Montreal's weaknesses are numerous and on display for all its residents to see, but it's strengths – educated workforce, cosmopolitan destination, diverse human capital, low cost of living - lead to achievements that the PQ is only too anxious to appropriate as its own. Witness Mme Marois rushing with her local MNAs (all high profile cabinet ministers) to hand out subsidies and tax breaks so they can do photo-op announcements with local high-tech knowledge industry players like Ubisoft, or boast about attracting a large investment for a plant and hiring commitment in high-end manufacturing from a massive multinational like Siemens. This is because she prioritizes, in her words, “secteurs de pointe”, or cutting edge industries: those high-value, high-paying jobs that every politician wants to attract for obvious reasons. High-profile Montreal minister Jean-Francois Lisee, meanwhile, gushed effusively on his blog about traveling in India and China and seeing the great work “nos entrepreneurs” as in, Quebec businesspeople, were doing over there. It was nice of him to point that out, but I don't even want to know what it cost the taxpayer for him to be able to do that.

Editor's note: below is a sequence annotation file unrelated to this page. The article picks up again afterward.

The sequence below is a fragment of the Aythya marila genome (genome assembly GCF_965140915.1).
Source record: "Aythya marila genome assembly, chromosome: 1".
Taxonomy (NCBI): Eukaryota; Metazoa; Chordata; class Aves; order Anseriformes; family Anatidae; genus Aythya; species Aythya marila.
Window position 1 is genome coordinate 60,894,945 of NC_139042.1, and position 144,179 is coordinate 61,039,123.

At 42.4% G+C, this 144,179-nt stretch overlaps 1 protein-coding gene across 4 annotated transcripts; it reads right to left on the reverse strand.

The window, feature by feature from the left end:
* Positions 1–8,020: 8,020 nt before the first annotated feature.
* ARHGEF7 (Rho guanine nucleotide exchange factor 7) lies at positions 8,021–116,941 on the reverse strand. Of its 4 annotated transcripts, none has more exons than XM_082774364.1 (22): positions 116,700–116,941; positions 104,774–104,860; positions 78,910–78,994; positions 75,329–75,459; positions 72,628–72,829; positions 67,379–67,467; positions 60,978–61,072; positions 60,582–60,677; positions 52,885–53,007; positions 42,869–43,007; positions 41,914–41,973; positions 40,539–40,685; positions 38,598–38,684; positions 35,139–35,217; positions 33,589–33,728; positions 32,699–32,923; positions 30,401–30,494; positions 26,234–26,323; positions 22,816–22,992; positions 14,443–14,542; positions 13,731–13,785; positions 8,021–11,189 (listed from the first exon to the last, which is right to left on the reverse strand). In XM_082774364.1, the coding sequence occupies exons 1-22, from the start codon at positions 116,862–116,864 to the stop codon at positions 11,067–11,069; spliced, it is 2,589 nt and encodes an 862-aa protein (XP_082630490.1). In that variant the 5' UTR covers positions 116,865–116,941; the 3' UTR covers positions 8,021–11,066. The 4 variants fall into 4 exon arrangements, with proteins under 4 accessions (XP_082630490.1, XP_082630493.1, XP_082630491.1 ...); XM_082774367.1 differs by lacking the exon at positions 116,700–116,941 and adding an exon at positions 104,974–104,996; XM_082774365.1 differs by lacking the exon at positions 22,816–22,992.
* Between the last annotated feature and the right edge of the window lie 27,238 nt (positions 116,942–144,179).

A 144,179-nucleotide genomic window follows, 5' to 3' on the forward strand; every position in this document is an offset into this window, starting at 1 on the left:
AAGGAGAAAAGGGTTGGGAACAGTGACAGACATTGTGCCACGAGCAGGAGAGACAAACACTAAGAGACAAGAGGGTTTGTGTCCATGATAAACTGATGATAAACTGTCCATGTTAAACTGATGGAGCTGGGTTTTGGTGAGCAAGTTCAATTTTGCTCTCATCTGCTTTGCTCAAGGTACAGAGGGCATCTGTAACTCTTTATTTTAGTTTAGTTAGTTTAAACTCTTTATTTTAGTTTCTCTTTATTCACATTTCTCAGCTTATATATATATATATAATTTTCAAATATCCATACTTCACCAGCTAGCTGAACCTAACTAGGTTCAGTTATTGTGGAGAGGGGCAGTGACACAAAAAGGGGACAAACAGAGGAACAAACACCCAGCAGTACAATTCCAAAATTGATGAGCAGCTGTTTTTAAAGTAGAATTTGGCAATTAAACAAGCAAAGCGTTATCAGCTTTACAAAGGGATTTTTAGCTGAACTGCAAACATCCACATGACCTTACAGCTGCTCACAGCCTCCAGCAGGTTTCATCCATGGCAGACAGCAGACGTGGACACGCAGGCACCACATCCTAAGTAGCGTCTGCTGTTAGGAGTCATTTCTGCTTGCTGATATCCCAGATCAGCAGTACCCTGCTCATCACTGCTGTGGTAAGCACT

The point is that it is now clear that PQ was talking out of both sides of its mouth: dumping on English, Jews, Muslims, and Sikhs in the rural areas to score votes while presenting itself as an innovative, leading-edge, clean-tech superstar in Montreal. Obviously it was a huge miscalculation in that the people the latter appeals to would be too disgusted by the former to swallow it. And even several areas “en region” (Quebec parlance for “outside Montreal”) surprised the media, which unfairly paints it as being a uniformly white, insular, french, racist bloc, by kicking out PQ incumbents, showing that tolerance for stupidity is at comfortably low levels all across this beautiful province. More importantly, it shows a clear mismatch between “values” the PQ espouses on behalf of the population and one of its ambitions.